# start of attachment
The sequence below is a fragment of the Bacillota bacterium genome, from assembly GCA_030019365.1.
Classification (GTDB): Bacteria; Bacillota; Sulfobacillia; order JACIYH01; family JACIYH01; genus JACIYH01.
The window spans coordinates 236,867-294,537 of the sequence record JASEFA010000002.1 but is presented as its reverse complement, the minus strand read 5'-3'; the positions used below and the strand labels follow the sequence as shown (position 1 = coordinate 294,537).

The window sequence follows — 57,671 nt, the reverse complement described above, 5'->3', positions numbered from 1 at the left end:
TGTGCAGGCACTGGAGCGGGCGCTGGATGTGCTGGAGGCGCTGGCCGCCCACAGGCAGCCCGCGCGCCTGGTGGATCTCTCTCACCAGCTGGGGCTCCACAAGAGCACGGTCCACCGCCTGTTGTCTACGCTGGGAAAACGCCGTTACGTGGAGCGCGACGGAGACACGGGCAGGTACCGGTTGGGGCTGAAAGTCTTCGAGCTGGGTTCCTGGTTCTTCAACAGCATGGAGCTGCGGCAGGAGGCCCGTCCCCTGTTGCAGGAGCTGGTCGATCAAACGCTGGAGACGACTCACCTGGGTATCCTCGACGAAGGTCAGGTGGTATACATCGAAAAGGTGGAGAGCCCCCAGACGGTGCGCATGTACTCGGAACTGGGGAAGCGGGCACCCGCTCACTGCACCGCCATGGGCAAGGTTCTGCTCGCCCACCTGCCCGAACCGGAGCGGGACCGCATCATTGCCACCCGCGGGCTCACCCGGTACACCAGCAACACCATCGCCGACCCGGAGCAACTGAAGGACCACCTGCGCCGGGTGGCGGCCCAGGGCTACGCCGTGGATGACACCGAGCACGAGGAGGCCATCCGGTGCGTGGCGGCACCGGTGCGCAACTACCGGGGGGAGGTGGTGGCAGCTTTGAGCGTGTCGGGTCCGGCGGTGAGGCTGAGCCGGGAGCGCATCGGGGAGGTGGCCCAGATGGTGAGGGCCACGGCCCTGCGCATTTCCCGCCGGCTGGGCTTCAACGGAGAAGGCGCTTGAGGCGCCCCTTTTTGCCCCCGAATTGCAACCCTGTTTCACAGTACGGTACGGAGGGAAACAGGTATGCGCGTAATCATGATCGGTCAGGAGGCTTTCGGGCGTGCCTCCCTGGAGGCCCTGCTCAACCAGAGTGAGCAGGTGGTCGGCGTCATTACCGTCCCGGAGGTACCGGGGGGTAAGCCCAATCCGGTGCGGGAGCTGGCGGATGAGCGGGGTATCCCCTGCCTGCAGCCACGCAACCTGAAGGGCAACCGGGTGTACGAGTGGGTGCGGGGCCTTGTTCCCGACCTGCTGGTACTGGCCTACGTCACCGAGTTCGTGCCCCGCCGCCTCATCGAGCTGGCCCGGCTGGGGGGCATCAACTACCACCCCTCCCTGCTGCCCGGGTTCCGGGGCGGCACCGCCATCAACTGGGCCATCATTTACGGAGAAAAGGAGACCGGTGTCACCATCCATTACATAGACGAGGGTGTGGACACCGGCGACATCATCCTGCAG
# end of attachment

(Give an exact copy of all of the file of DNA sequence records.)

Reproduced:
The sequence below is a fragment of the Bacillota bacterium genome, from assembly GCA_030019365.1.
Classification (GTDB): Bacteria; Bacillota; Sulfobacillia; order JACIYH01; family JACIYH01; genus JACIYH01.
The window spans coordinates 236,867-294,537 of the sequence record JASEFA010000002.1 but is presented as its reverse complement, the minus strand read 5'-3'; the positions used below and the strand labels follow the sequence as shown (position 1 = coordinate 294,537).

The window sequence follows — 57,671 nt, the reverse complement described above, 5'->3', positions numbered from 1 at the left end:
TGTGCAGGCACTGGAGCGGGCGCTGGATGTGCTGGAGGCGCTGGCCGCCCACAGGCAGCCCGCGCGCCTGGTGGATCTCTCTCACCAGCTGGGGCTCCACAAGAGCACGGTCCACCGCCTGTTGTCTACGCTGGGAAAACGCCGTTACGTGGAGCGCGACGGAGACACGGGCAGGTACCGGTTGGGGCTGAAAGTCTTCGAGCTGGGTTCCTGGTTCTTCAACAGCATGGAGCTGCGGCAGGAGGCCCGTCCCCTGTTGCAGGAGCTGGTCGATCAAACGCTGGAGACGACTCACCTGGGTATCCTCGACGAAGGTCAGGTGGTATACATCGAAAAGGTGGAGAGCCCCCAGACGGTGCGCATGTACTCGGAACTGGGGAAGCGGGCACCCGCTCACTGCACCGCCATGGGCAAGGTTCTGCTCGCCCACCTGCCCGAACCGGAGCGGGACCGCATCATTGCCACCCGCGGGCTCACCCGGTACACCAGCAACACCATCGCCGACCCGGAGCAACTGAAGGACCACCTGCGCCGGGTGGCGGCCCAGGGCTACGCCGTGGATGACACCGAGCACGAGGAGGCCATCCGGTGCGTGGCGGCACCGGTGCGCAACTACCGGGGGGAGGTGGTGGCAGCTTTGAGCGTGTCGGGTCCGGCGGTGAGGCTGAGCCGGGAGCGCATCGGGGAGGTGGCCCAGATGGTGAGGGCCACGGCCCTGCGCATTTCCCGCCGGCTGGGCTTCAACGGAGAAGGCGCTTGAGGCGCCCCTTTTTGCCCCCGAATTGCAACCCTGTTTCACAGTACGGTACGGAGGGAAACAGGTATGCGCGTAATCATGATCGGTCAGGAGGCTTTCGGGCGTGCCTCCCTGGAGGCCCTGCTCAACCAGAGTGAGCAGGTGGTCGGCGTCATTACCGTCCCGGAGGTACCGGGGGGTAAGCCCAATCCGGTGCGGGAGCTGGCGGATGAGCGGGGTATCCCCTGCCTGCAGCCACGCAACCTGAAGGGCAACCGGGTGTACGAGTGGGTGCGGGGCCTTGTTCCCGACCTGCTGGTACTGGCCTACGTCACCGAGTTCGTGCCCCGCCGCCTCATCGAGCTGGCCCGGCTGGGGGGCATCAACTACCACCCCTCCCTGCTGCCCGGGTTCCGGGGCGGCACCGCCATCAACTGGGCCATCATTTACGGAGAAAAGGAGACCGGTGTCACCATCCATTACATAGACGAGGGTGTGGACACCGGCGACATCATCCTGCAG